4. Demonstrate how our habits affect the ocean. I show examples of how plastic debris and the excess carbon dioxide pumped into our atmosphere from fossil fuel emissions pollute the ocean (our water source) and harm marine life (our food source). I usually show images of marine life colonizing plastic debris or a video about a turtle who swallowed fishing line. 

5. Read. Find out what others are doing to solve our plastic problem. Plastic, Ahoy! and Planet Ocean are two great places to start.

6. Guide action. Suddenly, young people care about the state of the ocean and are empowered to act on its behalf. Ask children to brainstorm ways to help. Most of them will suggest recycling, but I will explain why recycling isn’t working, and ask them to think of other ideas. Children have suggested they pack zero waste lunches; bring reusable water bottles to school; work with the school cafeteria to reduce plastic; skip the straw in restaurants; bring reusable grocery bags to the store; make reusable grocery bags out of old t-shirts; and buy items packaged in glass or aluminum cans.

If you need more guidance, try a few of the activities available on my website:

Plastic, Ahoy! Curriculum Guide

Planet Ocean Curriculum Guide

LitLinks: How to celebrate #PlasticFreeJuly and be a voice for change

LitLinks: Trash Team Litter-ature for Waste Litter-acy

LitLinks: How time travel will help students reduce single-use plastic

LitLinks: Let’s investigate the miracle of phytoplankton, the ocean’s oxygen-makers

Ocean Clean-up Design Challenge and Aging Plastic Experiment

Sullivan: I’d love to hear some of the successes spurred by your book and work as a science communicator.

Newman: I’m so grateful to the young people, educators, and parents who have embraced Plastic, Ahoy! The success stories are numerous. 

First graders weighed their lunchtime trash, then reduced the amount of plastic they used by switching to reusable lunch trays rather than disposable Styrofoam trays. They reweighed their trash to prove their actions worked.

A sixth grader read Plastic, Ahoy! and later wrote her college admissions essay about the impact the book had on her decision to study marine debris. 

Fourth graders reused, recycled, and refused single-use plastic for an entire school year and reduced their landfill waste to a six-inch trash can.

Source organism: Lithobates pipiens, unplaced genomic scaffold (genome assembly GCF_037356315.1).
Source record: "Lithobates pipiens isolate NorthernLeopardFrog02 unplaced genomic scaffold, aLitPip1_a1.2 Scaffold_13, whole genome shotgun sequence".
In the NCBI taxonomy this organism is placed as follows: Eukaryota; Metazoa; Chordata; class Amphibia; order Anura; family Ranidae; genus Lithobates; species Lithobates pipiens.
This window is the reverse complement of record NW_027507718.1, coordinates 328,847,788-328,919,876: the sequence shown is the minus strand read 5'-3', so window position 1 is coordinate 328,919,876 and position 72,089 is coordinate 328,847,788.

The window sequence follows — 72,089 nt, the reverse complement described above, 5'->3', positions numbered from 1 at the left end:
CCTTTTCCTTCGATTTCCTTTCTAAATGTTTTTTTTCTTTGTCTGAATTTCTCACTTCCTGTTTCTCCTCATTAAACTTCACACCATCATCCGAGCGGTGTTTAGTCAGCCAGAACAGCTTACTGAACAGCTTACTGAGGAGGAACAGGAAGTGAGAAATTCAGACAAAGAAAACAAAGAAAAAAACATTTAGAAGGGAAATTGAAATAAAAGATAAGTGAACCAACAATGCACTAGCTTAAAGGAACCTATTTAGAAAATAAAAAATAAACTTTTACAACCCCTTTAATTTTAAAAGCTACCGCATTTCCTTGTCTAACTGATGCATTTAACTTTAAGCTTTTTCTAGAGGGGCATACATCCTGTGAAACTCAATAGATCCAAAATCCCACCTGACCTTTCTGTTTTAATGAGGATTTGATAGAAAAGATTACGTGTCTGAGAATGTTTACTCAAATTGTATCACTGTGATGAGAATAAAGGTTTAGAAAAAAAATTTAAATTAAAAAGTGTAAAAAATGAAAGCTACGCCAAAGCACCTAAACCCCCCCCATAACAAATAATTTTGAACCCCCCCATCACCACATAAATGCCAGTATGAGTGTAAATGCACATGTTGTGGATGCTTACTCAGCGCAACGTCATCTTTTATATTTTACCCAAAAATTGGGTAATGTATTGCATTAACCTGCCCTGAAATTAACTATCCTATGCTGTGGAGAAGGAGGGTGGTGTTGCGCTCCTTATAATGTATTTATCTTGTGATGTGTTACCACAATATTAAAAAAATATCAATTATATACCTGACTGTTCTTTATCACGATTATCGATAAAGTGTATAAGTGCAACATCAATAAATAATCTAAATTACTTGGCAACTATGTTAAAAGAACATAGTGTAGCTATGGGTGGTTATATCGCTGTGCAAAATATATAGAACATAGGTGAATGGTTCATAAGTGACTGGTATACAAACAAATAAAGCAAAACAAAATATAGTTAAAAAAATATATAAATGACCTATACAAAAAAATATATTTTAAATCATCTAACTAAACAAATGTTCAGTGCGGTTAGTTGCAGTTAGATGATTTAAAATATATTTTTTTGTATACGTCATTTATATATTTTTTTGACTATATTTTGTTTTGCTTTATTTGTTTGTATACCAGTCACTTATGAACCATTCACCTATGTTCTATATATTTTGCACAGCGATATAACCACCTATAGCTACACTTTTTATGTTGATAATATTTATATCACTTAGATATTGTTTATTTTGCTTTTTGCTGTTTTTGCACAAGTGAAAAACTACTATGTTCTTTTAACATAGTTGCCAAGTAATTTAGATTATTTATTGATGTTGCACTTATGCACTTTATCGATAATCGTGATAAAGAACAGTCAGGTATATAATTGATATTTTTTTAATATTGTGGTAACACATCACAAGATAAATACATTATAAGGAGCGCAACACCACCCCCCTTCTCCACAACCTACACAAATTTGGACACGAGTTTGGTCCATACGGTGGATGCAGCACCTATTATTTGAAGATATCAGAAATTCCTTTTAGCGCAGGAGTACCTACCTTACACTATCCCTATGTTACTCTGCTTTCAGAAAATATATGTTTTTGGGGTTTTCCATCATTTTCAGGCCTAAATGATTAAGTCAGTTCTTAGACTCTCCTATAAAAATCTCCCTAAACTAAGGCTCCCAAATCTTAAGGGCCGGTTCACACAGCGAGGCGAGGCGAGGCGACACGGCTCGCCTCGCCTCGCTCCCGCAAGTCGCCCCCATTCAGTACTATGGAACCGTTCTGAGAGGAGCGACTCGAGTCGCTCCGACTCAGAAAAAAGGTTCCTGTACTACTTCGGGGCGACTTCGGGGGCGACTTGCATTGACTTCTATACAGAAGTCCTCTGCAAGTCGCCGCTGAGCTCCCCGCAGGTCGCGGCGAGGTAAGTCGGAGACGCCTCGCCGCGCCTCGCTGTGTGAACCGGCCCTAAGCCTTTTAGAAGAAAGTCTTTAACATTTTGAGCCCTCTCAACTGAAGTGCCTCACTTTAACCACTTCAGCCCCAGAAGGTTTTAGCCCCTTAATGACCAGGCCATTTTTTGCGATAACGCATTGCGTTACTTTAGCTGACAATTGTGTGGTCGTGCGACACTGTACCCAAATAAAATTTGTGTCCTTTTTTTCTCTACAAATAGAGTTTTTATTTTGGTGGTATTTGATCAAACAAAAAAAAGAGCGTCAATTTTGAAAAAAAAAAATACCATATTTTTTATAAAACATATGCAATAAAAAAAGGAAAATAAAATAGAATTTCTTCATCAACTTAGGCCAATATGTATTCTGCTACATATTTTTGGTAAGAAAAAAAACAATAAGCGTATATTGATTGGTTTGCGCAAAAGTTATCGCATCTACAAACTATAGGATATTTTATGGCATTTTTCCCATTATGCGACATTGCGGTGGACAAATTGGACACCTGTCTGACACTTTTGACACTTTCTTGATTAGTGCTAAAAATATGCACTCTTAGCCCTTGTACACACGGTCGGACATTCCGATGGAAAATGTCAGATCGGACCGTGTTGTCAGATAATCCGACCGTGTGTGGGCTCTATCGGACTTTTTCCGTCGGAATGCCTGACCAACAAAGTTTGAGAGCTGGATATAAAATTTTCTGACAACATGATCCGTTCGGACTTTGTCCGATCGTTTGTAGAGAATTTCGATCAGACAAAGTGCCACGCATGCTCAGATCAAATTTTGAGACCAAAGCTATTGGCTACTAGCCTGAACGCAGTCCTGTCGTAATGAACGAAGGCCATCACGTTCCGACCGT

Gabriella and Francesca first read Plastic, Ahoy! when they were eight- and ten-years old. They initiated a family project to curb their plastic consumption, habits they continue to follow today (see video).

Librarian Karen Homer (see video) used Plastic, Ahoy! in a school-wide project to increase awareness of plastic consumption.

Sullivan: Do you experience a lot of pushback regarding the problem of climate change? How do you deal with this issue?

Newman: I think Plastic, Ahoy! and a more recent book I wrote, Planet Ocean, have had a positive impact on climate change awareness. Ten years ago, there seemed to be more disagreement about the effects of marine debris and the causes of climate change. Now, I’m pleasantly surprised how little pushback I receive. Most schools I’ve visited incorporate some sort of environmental education into their curriculum. 

What I see more than pushback is climate anxiety. Many young people feel overwhelmed by the distressing environmental headlines. And I sympathize. I feel overwhelmed too. But I always refer back to the scientists, artists, photographers, and children in my books because they are the hope. They are examples of who we can aspire to be and what we can aspire to achieve. I tell readers we can’t do everything, but we can do something. Start small. Start local. And soon they’ll realize how easy it is to become a voice for nature.

Patricia Newman wants us all to know we are part of nature. As a Robert F. Sibert Honor recipient, she shows us how our actions ripple around the world, empowers us to find our own connections to nature, and encourages us to use our imaginations to act on behalf of our communities. Patricia says, “I once heard Michelle Obama describe community service as the work you do for the next generation—it’s the rent we pay for living. I like to think of my books as my contribution towards that rent.” Distinguished titles include Giant Rays of Hope (releasing Sept. 2024); A River’s Gifts; Planet Ocean; Eavesdropping on Elephants, Sea Otter Heroes; Zoo Scientists to the Rescue; and Plastic, Ahoy!

Visit Patricia’s website or reach out to her on social media:  Twitter/X  Instagram  Bluesky  Facebook  Pinterest